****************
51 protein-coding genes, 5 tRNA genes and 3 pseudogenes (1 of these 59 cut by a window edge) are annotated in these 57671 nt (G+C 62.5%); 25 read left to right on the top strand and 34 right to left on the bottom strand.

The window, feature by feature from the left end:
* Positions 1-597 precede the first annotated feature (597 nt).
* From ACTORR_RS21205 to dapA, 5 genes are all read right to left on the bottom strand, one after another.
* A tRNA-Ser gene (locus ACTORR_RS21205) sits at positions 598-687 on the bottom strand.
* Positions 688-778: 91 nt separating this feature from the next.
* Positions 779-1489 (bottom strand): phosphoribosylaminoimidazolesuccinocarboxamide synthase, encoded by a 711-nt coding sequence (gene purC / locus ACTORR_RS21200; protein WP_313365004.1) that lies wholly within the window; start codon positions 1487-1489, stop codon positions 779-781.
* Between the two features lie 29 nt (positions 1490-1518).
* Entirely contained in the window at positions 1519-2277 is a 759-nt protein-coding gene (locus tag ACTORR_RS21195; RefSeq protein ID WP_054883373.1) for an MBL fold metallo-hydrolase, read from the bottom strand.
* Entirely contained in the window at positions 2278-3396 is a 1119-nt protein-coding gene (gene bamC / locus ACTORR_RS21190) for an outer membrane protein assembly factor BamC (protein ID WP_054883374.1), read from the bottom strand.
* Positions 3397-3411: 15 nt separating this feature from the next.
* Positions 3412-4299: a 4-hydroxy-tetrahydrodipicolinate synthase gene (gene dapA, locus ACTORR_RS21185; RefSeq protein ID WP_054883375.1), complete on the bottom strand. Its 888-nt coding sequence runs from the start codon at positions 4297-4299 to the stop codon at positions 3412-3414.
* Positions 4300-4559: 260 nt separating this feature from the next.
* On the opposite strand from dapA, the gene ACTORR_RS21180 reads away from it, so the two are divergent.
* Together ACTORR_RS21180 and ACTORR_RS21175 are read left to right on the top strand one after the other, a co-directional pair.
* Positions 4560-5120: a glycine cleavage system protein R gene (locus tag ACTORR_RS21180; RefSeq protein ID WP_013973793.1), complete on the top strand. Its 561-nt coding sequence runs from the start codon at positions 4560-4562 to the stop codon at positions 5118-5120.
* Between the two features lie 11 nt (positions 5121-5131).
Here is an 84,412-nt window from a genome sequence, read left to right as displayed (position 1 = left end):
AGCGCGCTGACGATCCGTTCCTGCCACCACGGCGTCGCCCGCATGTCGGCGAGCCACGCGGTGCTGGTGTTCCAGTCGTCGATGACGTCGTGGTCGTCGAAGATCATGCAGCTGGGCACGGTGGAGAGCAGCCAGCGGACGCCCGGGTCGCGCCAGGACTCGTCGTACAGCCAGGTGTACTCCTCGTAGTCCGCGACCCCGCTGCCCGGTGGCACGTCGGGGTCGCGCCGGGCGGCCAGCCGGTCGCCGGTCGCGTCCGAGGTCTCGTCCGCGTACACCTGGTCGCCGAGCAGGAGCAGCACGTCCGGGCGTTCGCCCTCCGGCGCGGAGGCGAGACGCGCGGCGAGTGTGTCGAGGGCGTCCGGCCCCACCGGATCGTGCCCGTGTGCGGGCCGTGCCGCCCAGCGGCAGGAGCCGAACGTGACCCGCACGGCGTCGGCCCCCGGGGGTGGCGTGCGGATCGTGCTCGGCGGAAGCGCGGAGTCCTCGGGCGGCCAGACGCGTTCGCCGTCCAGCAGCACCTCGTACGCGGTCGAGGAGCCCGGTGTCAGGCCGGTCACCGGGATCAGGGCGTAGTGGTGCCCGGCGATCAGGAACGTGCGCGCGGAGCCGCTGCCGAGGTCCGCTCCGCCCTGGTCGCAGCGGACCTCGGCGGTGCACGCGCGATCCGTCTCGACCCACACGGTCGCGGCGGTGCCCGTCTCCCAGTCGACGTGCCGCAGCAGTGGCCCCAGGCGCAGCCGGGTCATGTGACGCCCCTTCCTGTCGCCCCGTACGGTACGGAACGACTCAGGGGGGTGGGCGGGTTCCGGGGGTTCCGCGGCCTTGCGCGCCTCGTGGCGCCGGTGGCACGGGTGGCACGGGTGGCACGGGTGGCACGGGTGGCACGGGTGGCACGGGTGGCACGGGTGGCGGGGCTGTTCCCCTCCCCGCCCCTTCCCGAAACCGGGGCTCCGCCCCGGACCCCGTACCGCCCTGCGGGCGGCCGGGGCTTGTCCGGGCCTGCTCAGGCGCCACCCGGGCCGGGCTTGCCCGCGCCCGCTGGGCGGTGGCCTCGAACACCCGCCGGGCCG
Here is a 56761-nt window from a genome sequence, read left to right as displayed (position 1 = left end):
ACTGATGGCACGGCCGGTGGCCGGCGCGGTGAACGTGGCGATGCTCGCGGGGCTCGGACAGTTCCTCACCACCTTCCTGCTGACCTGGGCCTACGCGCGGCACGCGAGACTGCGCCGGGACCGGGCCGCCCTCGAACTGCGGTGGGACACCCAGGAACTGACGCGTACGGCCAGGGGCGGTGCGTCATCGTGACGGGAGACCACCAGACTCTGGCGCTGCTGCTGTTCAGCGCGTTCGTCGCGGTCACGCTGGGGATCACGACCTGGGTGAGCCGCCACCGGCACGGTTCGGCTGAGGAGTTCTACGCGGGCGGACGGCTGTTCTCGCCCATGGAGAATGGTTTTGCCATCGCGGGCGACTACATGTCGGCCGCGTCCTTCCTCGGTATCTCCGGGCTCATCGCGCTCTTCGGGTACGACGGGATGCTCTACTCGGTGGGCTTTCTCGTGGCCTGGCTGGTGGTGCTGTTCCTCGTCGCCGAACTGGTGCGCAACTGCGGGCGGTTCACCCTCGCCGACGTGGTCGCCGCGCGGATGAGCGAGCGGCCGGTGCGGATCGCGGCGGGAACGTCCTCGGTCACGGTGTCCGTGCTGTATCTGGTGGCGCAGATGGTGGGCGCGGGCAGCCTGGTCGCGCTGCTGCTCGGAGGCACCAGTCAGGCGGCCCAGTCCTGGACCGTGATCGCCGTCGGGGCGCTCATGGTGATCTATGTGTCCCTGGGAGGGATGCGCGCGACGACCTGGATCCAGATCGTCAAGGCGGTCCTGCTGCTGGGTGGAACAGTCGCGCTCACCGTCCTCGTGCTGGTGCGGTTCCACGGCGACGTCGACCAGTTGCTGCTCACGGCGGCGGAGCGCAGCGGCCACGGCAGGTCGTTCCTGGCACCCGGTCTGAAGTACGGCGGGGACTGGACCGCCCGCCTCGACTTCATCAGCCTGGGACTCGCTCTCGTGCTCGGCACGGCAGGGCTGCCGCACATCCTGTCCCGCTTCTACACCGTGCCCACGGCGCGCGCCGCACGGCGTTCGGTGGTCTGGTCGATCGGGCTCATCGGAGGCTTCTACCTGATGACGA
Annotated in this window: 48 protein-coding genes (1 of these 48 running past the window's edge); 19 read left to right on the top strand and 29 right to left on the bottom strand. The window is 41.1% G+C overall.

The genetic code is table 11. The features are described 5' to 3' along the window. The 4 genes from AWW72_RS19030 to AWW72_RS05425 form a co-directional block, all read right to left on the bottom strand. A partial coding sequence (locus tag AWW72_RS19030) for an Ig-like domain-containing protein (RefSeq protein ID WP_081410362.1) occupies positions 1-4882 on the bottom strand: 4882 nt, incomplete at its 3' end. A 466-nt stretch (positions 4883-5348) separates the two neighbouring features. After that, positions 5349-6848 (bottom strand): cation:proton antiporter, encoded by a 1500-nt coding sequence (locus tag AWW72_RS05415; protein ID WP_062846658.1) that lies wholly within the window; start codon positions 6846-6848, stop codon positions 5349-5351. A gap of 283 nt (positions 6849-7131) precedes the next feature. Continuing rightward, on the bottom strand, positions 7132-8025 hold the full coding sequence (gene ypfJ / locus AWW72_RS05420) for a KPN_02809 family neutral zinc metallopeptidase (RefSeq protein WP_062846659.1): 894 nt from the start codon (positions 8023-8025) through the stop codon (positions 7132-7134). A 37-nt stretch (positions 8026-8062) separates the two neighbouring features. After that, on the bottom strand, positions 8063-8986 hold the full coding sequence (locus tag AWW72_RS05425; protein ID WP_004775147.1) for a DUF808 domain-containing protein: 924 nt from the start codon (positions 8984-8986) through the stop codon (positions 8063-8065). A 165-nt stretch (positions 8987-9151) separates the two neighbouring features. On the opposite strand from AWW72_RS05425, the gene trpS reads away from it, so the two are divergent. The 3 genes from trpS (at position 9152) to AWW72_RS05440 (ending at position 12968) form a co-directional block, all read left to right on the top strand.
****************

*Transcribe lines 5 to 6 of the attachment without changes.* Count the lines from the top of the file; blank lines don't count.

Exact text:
* A tRNA-Ser gene (locus ACTORR_RS21205) sits at positions 598-687 on the bottom strand.
* Positions 688-778: 91 nt separating this feature from the next.